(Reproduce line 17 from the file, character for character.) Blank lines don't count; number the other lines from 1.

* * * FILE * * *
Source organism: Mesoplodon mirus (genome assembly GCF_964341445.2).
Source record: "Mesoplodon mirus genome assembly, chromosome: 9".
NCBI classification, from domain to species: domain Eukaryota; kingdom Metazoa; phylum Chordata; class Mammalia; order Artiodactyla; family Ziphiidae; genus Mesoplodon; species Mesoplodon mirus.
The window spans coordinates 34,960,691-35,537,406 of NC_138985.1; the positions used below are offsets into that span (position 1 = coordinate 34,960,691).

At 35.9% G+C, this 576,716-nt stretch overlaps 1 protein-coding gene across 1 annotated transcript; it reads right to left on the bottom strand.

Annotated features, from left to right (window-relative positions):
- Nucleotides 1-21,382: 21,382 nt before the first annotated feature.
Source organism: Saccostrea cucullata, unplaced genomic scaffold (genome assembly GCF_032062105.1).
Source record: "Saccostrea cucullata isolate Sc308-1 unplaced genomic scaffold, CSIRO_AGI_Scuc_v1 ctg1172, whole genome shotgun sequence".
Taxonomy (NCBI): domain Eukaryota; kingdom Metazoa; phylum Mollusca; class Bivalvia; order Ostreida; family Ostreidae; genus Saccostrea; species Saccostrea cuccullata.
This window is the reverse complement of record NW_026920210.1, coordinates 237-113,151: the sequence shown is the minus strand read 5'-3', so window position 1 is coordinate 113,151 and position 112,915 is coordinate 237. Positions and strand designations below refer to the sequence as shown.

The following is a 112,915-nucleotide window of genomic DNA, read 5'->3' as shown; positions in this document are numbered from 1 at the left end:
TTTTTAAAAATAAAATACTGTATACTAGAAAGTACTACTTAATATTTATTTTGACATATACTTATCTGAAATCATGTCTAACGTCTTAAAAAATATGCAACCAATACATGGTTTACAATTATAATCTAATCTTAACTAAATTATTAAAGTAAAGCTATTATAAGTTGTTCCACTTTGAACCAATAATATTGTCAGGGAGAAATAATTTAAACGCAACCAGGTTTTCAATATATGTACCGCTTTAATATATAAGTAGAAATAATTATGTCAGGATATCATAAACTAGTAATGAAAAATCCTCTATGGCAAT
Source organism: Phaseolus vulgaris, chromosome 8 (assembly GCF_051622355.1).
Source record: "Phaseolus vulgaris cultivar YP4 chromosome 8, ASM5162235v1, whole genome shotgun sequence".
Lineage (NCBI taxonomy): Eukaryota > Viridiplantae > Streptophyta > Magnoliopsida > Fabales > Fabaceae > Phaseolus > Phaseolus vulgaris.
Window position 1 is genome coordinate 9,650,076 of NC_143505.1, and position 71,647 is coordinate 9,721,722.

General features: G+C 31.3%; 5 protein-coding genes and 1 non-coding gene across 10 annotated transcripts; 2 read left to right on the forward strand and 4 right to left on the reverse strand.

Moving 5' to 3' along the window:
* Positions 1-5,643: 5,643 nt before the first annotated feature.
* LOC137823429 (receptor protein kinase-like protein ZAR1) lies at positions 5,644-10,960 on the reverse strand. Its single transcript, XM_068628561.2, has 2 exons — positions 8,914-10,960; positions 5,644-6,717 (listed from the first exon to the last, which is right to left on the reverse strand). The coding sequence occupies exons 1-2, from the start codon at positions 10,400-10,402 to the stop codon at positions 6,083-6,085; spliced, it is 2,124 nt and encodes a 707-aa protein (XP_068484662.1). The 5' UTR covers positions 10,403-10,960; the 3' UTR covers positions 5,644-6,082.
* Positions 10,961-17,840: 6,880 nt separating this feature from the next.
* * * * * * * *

Window position 1 is genome coordinate 9,650,076 of NC_143505.1, and position 71,647 is coordinate 9,721,722.